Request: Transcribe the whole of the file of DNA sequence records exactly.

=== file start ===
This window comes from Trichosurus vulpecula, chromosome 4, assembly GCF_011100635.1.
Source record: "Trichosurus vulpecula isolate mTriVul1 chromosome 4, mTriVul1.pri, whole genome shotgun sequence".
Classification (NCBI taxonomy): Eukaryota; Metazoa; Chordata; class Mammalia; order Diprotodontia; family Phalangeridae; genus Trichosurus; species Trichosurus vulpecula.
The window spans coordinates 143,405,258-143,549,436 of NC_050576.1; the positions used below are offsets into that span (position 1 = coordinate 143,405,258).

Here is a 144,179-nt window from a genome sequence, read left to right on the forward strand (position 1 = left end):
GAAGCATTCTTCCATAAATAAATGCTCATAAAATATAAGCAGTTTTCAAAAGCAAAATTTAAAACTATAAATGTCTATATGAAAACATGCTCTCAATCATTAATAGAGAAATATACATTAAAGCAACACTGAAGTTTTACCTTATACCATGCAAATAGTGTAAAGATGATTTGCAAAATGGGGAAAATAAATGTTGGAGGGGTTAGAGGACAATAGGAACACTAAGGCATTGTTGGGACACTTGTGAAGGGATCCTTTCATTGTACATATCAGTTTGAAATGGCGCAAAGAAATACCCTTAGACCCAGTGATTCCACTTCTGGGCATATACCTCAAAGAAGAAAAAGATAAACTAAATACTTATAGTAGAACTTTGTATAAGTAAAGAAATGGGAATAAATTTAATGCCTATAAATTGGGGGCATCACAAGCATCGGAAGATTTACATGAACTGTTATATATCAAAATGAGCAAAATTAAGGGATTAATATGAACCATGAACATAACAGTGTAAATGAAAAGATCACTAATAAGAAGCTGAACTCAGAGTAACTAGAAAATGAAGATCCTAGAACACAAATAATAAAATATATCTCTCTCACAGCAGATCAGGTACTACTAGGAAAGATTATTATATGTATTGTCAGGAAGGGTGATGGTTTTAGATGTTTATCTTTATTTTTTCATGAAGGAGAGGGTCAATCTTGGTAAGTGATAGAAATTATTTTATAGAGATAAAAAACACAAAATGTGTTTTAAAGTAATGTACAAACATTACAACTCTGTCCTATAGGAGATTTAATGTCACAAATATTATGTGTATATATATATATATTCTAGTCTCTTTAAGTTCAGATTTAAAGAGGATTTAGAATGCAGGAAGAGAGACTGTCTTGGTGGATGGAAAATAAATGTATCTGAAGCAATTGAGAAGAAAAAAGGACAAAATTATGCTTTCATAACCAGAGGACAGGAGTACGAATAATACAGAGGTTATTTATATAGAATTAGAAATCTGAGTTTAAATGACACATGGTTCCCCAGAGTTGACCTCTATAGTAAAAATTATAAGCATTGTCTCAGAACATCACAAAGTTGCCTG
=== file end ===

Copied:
This window comes from Trichosurus vulpecula, chromosome 4, assembly GCF_011100635.1.
Source record: "Trichosurus vulpecula isolate mTriVul1 chromosome 4, mTriVul1.pri, whole genome shotgun sequence".
Classification (NCBI taxonomy): Eukaryota; Metazoa; Chordata; class Mammalia; order Diprotodontia; family Phalangeridae; genus Trichosurus; species Trichosurus vulpecula.
The window spans coordinates 143,405,258-143,549,436 of NC_050576.1; the positions used below are offsets into that span (position 1 = coordinate 143,405,258).

Here is a 144,179-nt window from a genome sequence, read left to right on the forward strand (position 1 = left end):
GAAGCATTCTTCCATAAATAAATGCTCATAAAATATAAGCAGTTTTCAAAAGCAAAATTTAAAACTATAAATGTCTATATGAAAACATGCTCTCAATCATTAATAGAGAAATATACATTAAAGCAACACTGAAGTTTTACCTTATACCATGCAAATAGTGTAAAGATGATTTGCAAAATGGGGAAAATAAATGTTGGAGGGGTTAGAGGACAATAGGAACACTAAGGCATTGTTGGGACACTTGTGAAGGGATCCTTTCATTGTACATATCAGTTTGAAATGGCGCAAAGAAATACCCTTAGACCCAGTGATTCCACTTCTGGGCATATACCTCAAAGAAGAAAAAGATAAACTAAATACTTATAGTAGAACTTTGTATAAGTAAAGAAATGGGAATAAATTTAATGCCTATAAATTGGGGGCATCACAAGCATCGGAAGATTTACATGAACTGTTATATATCAAAATGAGCAAAATTAAGGGATTAATATGAACCATGAACATAACAGTGTAAATGAAAAGATCACTAATAAGAAGCTGAACTCAGAGTAACTAGAAAATGAAGATCCTAGAACACAAATAATAAAATATATCTCTCTCACAGCAGATCAGGTACTACTAGGAAAGATTATTATATGTATTGTCAGGAAGGGTGATGGTTTTAGATGTTTATCTTTATTTTTTCATGAAGGAGAGGGTCAATCTTGGTAAGTGATAGAAATTATTTTATAGAGATAAAAAACACAAAATGTGTTTTAAAGTAATGTACAAACATTACAACTCTGTCCTATAGGAGATTTAATGTCACAAATATTATGTGTATATATATATATATTCTAGTCTCTTTAAGTTCAGATTTAAAGAGGATTTAGAATGCAGGAAGAGAGACTGTCTTGGTGGATGGAAAATAAATGTATCTGAAGCAATTGAGAAGAAAAAAGGACAAAATTATGCTTTCATAACCAGAGGACAGGAGTACGAATAATACAGAGGTTATTTATATAGAATTAGAAATCTGAGTTTAAATGACACATGGTTCCCCAGAGTTGACCTCTATAGTAAAAATTATAAGCATTGTCTCAGAACATCACAAAGTTGCCTG